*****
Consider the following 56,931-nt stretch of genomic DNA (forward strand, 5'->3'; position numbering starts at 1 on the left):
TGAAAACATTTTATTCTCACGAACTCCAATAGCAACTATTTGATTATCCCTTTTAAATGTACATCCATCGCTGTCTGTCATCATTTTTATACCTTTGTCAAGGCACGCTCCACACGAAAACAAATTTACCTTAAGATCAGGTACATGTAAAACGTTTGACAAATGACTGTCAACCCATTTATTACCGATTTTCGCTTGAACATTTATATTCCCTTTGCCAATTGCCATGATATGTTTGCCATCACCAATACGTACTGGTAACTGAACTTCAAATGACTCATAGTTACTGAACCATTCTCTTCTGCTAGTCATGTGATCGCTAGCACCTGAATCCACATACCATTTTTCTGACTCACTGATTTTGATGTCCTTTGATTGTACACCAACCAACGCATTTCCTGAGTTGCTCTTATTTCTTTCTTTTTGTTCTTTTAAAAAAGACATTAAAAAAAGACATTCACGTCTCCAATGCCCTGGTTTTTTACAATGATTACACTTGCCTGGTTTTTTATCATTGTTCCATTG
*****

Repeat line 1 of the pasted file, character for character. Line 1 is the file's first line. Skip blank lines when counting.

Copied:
Consider the following 56,931-nt stretch of genomic DNA (forward strand, 5'->3'; position numbering starts at 1 on the left):